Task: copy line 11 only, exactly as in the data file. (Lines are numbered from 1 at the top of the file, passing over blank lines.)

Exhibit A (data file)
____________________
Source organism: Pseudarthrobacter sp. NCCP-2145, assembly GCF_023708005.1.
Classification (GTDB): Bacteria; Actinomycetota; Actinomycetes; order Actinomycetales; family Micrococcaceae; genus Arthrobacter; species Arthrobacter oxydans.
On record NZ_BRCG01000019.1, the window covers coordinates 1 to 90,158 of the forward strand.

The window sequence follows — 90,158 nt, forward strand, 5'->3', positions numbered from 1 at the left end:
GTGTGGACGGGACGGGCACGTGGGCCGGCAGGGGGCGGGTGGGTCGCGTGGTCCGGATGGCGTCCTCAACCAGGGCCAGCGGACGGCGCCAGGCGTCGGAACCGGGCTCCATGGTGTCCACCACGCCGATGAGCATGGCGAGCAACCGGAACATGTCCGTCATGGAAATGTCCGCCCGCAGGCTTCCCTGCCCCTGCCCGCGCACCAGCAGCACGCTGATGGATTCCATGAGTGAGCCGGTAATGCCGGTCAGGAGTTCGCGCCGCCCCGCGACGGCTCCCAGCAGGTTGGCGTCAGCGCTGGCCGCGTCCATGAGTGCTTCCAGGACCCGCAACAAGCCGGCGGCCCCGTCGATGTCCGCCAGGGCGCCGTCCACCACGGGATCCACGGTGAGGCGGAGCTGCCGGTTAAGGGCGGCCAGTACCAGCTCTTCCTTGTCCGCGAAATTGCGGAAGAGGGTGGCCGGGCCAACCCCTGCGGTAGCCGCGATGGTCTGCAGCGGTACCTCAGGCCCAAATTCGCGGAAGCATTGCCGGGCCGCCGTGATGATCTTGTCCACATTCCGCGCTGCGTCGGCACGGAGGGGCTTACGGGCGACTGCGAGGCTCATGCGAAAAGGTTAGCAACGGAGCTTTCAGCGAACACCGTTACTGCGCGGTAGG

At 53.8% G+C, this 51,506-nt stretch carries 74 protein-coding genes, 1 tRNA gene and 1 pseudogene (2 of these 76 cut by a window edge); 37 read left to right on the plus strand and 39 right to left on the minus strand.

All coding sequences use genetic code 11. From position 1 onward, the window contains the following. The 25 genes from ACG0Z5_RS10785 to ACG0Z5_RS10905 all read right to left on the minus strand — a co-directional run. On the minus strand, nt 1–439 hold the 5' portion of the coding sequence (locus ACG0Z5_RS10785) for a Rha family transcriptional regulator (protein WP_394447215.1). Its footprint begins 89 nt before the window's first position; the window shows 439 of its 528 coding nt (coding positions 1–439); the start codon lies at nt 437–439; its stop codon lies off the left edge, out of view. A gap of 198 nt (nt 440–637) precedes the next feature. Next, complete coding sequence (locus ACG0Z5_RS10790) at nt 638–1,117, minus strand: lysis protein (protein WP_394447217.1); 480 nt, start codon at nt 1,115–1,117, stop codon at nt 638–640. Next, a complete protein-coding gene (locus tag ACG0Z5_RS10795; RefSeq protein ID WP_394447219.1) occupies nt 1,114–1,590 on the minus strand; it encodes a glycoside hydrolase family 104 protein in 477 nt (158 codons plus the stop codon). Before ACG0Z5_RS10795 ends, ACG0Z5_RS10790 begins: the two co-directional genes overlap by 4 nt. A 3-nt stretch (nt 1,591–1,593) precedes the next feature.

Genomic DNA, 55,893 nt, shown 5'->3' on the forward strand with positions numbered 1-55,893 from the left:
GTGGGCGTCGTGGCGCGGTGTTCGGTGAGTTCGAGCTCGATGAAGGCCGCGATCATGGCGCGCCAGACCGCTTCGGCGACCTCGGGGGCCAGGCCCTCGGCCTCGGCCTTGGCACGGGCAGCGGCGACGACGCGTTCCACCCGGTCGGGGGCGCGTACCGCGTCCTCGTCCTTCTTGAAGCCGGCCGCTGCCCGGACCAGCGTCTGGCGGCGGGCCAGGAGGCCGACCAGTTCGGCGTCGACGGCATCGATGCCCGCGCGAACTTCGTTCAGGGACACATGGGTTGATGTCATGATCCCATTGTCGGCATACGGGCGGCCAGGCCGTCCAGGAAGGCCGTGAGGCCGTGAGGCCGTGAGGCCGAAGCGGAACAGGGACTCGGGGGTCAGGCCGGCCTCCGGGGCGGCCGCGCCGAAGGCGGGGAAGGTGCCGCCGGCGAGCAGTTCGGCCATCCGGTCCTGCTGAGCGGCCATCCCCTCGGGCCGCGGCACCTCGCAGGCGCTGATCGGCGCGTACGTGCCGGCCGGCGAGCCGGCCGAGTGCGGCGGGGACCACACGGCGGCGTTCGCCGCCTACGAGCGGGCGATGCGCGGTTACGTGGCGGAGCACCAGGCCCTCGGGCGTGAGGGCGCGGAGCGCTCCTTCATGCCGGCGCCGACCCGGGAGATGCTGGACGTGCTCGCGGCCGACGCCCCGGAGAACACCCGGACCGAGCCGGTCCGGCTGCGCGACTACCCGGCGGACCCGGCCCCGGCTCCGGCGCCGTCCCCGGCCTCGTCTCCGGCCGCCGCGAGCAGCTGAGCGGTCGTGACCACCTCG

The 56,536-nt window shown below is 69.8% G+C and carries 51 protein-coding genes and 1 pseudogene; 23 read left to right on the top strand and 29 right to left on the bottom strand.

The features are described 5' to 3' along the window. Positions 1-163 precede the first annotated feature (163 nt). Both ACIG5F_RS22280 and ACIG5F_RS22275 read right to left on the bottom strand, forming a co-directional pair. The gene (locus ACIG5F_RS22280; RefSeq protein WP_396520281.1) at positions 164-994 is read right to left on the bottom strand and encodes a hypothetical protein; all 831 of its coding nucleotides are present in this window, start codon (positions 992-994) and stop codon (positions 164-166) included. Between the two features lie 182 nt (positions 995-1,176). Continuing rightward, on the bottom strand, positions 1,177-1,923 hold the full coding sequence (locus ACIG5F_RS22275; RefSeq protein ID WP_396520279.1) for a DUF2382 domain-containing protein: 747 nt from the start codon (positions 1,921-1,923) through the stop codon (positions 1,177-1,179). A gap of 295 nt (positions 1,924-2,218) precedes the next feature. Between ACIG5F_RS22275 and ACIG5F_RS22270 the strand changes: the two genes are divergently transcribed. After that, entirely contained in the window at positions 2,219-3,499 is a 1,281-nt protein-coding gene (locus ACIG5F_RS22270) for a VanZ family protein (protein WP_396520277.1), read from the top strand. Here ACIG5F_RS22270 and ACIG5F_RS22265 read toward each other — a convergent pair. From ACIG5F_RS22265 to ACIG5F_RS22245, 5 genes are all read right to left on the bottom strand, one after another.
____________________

The features are described 5' to 3' along the window. Positions 1-163 precede the first annotated feature (163 nt). Both ACIG5F_RS22280 and ACIG5F_RS22275 read right to left on the bottom strand, forming a co-directional pair. The gene (locus ACIG5F_RS22280; RefSeq protein WP_396520281.1) at positions 164-994 is read right to left on the bottom strand and encodes a hypothetical protein; all 831 of its coding nucleotides are present in this window, start codon (positions 992-994) and stop codon (positions 164-166) included. Between the two features lie 182 nt (positions 995-1,176). Continuing rightward, on the bottom strand, positions 1,177-1,923 hold the full coding sequence (locus ACIG5F_RS22275; RefSeq protein ID WP_396520279.1) for a DUF2382 domain-containing protein: 747 nt from the start codon (positions 1,921-1,923) through the stop codon (positions 1,177-1,179). A gap of 295 nt (positions 1,924-2,218) precedes the next feature. Between ACIG5F_RS22275 and ACIG5F_RS22270 the strand changes: the two genes are divergently transcribed. After that, entirely contained in the window at positions 2,219-3,499 is a 1,281-nt protein-coding gene (locus ACIG5F_RS22270) for a VanZ family protein (protein WP_396520277.1), read from the top strand. Here ACIG5F_RS22270 and ACIG5F_RS22265 read toward each other — a convergent pair. From ACIG5F_RS22265 to ACIG5F_RS22245, 5 genes are all read right to left on the bottom strand, one after another.